Why Do Jews Love Raw Onions?

I may be generalizing here, but many of the Jews that I know (especially the ones in my immediately family) love to eat raw onions. They don’t eat them plain–they usually cut them into their salads or chicken dishes, but if gum hadn’t ever been invented I’d probably keep a distance of at least 15 feet from my mother and grandmother.

Here, as piece-of-evidence number one, is a giant bowl of raw onions featured prominently at the buffet at my grandmother’s retirement community. (For a more thorough tour, check out the funny food film “What Retired Folks Eat”):


The majority of folks at my grandmother’s retirement community are Jewish. This bowl is featured prominently and is filled with raw onions. Coincidence? We think not.

Here are some hypotheses:

(1) Jews spent the large bulk of their history as nomads. Onions, perhaps, are easily plantable and grow quick? I’m not a farmer so I may very well be wrong.

(2) Jews have suffered bitterly at the hands of history but maintain a sturdy disposition. Onions are bitter but also slightly sweet and almost always sturdy.

(3) Back to the nomad thing: onions are protected with layers and layers of skin, good, maybe, for throwing into your satchel as you flee Crusaders and Inquisitioners, among others.

And that, my friends, ends my theory about raw onions and Jews.

10 thoughts on “Why Do Jews Love Raw Onions?”

  1. How about “because they are just so darned yummy and good for you? ;-D Have you tried Rose De Roscoff onions (French Pink Onions)? They are especially yummy and mild, excellent on my bagel and lox.

  2. Christine de Pizan

    To continue the grammatical criticism, majority is singular and, as such, should take a singular verb. The correct version would be, “The majority of folks at my grandmother’s retirement community is Jewish.” (I like raw onions too, but I am, unfortunately, Christian. But sometimes pantheistic and, every once in a while, Hindu.)

  3. I think this is my first comment, so… I love your blog, Adam!

    I was thinking about this topic, in fact, the other day, although about garlic. The best explanation I can think of is that garlic and onions are both dirt-cheap and plentiful. This immediately explains why I put onions and garlic in everything I cook, and my father and so on through our family history.

    If you sit down and think about it, with the exception of lox, most typically Jewish food is typically Jewish food ’cause it’s cheap. Bagels? Brisket? And, of course, onions.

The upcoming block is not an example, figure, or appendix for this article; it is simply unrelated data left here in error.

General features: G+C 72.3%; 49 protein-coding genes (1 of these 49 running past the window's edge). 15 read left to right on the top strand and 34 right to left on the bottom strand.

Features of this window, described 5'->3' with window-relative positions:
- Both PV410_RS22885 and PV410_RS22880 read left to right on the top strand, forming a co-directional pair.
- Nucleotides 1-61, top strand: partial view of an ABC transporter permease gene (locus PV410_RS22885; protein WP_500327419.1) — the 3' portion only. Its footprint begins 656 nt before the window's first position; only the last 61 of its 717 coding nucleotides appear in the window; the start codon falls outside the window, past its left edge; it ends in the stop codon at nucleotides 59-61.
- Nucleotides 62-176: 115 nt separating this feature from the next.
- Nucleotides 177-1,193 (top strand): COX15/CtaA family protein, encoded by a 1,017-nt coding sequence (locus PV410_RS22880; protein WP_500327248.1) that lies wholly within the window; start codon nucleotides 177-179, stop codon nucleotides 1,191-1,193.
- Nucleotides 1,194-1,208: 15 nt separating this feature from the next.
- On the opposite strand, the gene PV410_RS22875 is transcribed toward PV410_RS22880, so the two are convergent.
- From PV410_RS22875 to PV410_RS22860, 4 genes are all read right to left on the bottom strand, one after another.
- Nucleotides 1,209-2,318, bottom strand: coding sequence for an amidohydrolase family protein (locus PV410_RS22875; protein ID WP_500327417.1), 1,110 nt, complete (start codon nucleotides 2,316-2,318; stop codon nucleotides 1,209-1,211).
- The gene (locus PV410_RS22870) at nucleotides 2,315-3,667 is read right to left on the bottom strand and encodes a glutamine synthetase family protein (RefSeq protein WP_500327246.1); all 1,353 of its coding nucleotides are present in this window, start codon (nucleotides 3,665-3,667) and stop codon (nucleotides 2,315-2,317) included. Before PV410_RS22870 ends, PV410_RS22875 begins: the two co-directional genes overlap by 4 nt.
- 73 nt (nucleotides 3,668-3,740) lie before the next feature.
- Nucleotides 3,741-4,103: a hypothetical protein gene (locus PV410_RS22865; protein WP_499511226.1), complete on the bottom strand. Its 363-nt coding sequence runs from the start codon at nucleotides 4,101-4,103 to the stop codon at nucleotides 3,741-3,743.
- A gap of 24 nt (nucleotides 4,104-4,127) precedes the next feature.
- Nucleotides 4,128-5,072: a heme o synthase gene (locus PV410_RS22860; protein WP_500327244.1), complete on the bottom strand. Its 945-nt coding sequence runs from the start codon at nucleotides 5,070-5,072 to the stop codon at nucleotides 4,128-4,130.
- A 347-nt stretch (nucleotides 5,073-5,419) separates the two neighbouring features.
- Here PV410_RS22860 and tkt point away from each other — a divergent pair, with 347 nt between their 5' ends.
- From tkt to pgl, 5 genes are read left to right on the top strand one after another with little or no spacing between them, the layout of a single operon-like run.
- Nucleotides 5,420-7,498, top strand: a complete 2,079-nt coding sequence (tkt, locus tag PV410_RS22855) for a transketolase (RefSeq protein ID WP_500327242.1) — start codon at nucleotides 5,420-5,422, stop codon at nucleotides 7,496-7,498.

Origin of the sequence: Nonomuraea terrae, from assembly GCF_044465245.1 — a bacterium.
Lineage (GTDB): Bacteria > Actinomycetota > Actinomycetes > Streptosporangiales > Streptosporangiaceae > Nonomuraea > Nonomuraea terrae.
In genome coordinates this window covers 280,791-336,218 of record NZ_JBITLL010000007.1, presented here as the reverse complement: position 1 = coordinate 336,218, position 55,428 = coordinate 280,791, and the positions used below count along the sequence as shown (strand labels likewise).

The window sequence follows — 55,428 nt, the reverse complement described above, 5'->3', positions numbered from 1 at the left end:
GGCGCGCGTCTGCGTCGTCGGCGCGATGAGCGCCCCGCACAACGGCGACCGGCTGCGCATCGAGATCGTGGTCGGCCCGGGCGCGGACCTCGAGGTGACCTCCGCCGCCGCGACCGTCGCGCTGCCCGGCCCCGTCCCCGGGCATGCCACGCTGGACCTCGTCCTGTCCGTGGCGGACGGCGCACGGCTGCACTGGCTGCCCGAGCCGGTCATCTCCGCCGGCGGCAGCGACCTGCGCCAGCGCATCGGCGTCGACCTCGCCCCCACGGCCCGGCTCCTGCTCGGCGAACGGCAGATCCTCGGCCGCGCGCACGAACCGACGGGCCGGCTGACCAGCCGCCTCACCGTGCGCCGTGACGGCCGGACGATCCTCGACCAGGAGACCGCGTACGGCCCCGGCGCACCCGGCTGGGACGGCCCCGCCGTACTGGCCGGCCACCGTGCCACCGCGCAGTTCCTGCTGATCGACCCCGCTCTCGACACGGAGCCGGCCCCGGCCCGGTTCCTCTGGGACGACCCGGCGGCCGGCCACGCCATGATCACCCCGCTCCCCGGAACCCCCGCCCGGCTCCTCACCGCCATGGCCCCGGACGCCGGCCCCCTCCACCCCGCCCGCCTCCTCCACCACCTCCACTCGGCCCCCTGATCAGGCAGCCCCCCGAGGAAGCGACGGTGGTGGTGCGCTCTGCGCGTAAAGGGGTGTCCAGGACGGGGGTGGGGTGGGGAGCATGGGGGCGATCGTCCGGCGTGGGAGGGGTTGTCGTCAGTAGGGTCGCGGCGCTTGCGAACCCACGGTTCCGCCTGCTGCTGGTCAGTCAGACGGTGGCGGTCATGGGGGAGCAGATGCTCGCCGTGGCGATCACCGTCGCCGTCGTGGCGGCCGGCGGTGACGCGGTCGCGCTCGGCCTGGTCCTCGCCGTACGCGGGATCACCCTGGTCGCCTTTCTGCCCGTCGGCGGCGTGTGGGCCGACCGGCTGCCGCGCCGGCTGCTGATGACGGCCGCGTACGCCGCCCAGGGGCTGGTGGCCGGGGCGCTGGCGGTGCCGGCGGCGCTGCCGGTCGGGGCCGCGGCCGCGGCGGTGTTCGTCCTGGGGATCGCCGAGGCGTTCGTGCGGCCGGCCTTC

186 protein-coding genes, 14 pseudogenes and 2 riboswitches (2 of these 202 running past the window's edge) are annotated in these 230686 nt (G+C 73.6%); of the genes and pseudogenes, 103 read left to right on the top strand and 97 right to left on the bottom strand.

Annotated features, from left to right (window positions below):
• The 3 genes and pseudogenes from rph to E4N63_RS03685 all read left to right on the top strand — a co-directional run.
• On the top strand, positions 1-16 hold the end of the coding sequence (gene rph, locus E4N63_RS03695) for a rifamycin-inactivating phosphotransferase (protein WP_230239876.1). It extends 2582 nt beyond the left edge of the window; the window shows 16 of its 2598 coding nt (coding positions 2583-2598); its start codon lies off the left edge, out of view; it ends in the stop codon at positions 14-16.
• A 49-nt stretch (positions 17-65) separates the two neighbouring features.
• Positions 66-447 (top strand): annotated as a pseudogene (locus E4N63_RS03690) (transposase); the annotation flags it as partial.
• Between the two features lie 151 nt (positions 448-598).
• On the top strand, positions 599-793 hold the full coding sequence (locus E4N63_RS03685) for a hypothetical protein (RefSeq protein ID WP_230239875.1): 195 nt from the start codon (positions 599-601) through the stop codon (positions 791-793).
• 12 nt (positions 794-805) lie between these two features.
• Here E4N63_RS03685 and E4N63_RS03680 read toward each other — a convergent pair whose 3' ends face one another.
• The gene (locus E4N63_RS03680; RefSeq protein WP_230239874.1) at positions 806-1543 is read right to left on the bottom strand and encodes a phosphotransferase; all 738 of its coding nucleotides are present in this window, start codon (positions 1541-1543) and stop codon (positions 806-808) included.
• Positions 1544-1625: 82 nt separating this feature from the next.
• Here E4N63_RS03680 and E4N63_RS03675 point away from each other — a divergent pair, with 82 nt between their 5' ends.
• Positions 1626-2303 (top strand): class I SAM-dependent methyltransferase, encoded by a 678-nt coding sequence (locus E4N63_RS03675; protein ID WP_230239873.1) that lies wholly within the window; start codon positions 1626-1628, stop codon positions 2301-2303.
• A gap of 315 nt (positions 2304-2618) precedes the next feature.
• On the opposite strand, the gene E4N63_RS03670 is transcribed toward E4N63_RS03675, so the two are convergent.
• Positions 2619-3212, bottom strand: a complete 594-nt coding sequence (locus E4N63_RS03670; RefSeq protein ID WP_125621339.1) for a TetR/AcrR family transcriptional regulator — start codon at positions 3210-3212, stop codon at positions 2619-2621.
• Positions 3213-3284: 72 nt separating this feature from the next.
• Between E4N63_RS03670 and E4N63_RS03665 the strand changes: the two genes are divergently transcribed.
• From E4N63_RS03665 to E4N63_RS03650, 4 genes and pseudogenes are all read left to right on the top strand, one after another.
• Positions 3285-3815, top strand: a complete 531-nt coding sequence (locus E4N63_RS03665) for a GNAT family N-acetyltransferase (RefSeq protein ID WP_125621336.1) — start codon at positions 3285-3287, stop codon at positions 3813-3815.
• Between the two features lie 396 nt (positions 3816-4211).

4. Hey, I’m Jewish, and I don’t like raw onions, although I like cooked ones in basically any form. And “the majority of folks are” is correct; “the majority of folks is” is wrong. Consider “a bunch of us are going out tonight” vs “a bunch of us is going out”. Collective nouns can be singular or plural depending on what they’re collecting. “A bunch of chocolate is sitting on the table.” Mmmmm.

  5. If the subject in question were “all” or “none,” the a prepositional phrase could modify the verb, but majority is always singular. And with collective nouns, the difference is in whether or not the individuals involved in the collection noun are acting as a group or as individuals. Not whether or not the sentence sounds correct.

  6. Actually (with an implied obnoxious “hem-hem!”), with these troublesome nouns, quite a bit seems to depend on whether you are speaking American English or Pretty-Much-Everywhere-Else English.

    I bow to the alt.usage.english FAQ for one of the more succinct takes on the problem: http://alt-usage-english.org/groupnames.html

    (Alas, my Deluxe Transitive Vampire is packed right now.)

    As with splitting infinitives and other flame wars (see http://www.wsu.edu/~brians/errors/nonerrors.html for likely hot topics), this issue is unlikely to be resolved to anyone’s satisfaction, especially as so many consider it already settled. :)

    [Raw onions are good. Can I get a social membership into Judaism?]

  7. Why do Jews like onions? They don’t. At least not these Jews. I like them baked, fried, sauteed, boiled, whatever – but NEVER NEVER raw. Ditto for scallions, shallots, chives, etc.

    My wife, on this occasion, agrees with me.

  8. My family members and friends have been pondering why do Jews like brisket? Any good answers to this discussion are welcomed.

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